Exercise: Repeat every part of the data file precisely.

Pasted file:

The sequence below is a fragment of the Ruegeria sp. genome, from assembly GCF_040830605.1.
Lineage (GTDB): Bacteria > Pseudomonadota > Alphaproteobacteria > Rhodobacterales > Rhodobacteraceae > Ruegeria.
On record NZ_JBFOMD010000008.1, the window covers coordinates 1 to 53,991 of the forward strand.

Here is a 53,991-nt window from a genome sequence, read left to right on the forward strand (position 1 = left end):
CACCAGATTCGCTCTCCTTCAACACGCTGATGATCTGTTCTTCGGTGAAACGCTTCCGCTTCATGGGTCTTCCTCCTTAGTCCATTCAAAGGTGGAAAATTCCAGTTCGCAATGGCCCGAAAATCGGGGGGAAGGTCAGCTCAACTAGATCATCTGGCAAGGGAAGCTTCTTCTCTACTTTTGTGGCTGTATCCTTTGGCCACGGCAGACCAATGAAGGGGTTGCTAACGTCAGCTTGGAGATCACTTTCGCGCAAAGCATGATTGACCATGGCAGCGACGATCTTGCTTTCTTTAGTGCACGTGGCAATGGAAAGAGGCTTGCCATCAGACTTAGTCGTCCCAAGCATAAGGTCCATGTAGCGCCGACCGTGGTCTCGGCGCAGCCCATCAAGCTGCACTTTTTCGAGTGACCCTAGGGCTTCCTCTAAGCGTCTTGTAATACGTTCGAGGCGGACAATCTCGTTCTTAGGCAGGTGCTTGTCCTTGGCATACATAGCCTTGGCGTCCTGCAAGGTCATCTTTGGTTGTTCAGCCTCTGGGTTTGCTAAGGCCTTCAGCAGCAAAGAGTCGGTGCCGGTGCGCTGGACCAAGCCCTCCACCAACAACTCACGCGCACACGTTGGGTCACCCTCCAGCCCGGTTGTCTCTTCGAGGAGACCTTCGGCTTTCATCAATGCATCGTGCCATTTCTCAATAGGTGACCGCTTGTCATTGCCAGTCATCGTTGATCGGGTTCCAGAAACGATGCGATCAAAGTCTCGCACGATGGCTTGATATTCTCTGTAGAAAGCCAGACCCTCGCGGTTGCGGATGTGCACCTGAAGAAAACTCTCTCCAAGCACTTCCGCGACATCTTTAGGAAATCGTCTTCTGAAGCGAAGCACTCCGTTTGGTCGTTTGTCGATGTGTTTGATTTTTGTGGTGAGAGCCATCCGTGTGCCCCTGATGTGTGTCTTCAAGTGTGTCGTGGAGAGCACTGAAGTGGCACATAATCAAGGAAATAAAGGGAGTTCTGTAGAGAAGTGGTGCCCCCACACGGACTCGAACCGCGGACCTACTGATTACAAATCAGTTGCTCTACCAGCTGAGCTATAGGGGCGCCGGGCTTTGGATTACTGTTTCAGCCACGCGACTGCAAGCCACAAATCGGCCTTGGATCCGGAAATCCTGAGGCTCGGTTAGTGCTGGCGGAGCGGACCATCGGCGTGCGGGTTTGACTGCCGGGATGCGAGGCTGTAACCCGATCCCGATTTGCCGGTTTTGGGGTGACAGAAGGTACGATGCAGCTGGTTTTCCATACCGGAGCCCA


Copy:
The sequence below is a fragment of the Ruegeria sp. genome, from assembly GCF_040830605.1.
Lineage (GTDB): Bacteria > Pseudomonadota > Alphaproteobacteria > Rhodobacterales > Rhodobacteraceae > Ruegeria.
On record NZ_JBFOMD010000008.1, the window covers coordinates 1 to 53,991 of the forward strand.

Here is a 53,991-nt window from a genome sequence, read left to right on the forward strand (position 1 = left end):
CACCAGATTCGCTCTCCTTCAACACGCTGATGATCTGTTCTTCGGTGAAACGCTTCCGCTTCATGGGTCTTCCTCCTTAGTCCATTCAAAGGTGGAAAATTCCAGTTCGCAATGGCCCGAAAATCGGGGGGAAGGTCAGCTCAACTAGATCATCTGGCAAGGGAAGCTTCTTCTCTACTTTTGTGGCTGTATCCTTTGGCCACGGCAGACCAATGAAGGGGTTGCTAACGTCAGCTTGGAGATCACTTTCGCGCAAAGCATGATTGACCATGGCAGCGACGATCTTGCTTTCTTTAGTGCACGTGGCAATGGAAAGAGGCTTGCCATCAGACTTAGTCGTCCCAAGCATAAGGTCCATGTAGCGCCGACCGTGGTCTCGGCGCAGCCCATCAAGCTGCACTTTTTCGAGTGACCCTAGGGCTTCCTCTAAGCGTCTTGTAATACGTTCGAGGCGGACAATCTCGTTCTTAGGCAGGTGCTTGTCCTTGGCATACATAGCCTTGGCGTCCTGCAAGGTCATCTTTGGTTGTTCAGCCTCTGGGTTTGCTAAGGCCTTCAGCAGCAAAGAGTCGGTGCCGGTGCGCTGGACCAAGCCCTCCACCAACAACTCACGCGCACACGTTGGGTCACCCTCCAGCCCGGTTGTCTCTTCGAGGAGACCTTCGGCTTTCATCAATGCATCGTGCCATTTCTCAATAGGTGACCGCTTGTCATTGCCAGTCATCGTTGATCGGGTTCCAGAAACGATGCGATCAAAGTCTCGCACGATGGCTTGATATTCTCTGTAGAAAGCCAGACCCTCGCGGTTGCGGATGTGCACCTGAAGAAAACTCTCTCCAAGCACTTCCGCGACATCTTTAGGAAATCGTCTTCTGAAGCGAAGCACTCCGTTTGGTCGTTTGTCGATGTGTTTGATTTTTGTGGTGAGAGCCATCCGTGTGCCCCTGATGTGTGTCTTCAAGTGTGTCGTGGAGAGCACTGAAGTGGCACATAATCAAGGAAATAAAGGGAGTTCTGTAGAGAAGTGGTGCCCCCACACGGACTCGAACCGCGGACCTACTGATTACAAATCAGTTGCTCTACCAGCTGAGCTATAGGGGCGCCGGGCTTTGGATTACTGTTTCAGCCACGCGACTGCAAGCCACAAATCGGCCTTGGATCCGGAAATCCTGAGGCTCGGTTAGTGCTGGCGGAGCGGACCATCGGCGTGCGGGTTTGACTGCCGGGATGCGAGGCTGTAACCCGATCCCGATTTGCCGGTTTTGGGGTGACAGAAGGTACGATGCAGCTGGTTTTCCATACCGGAGCCCA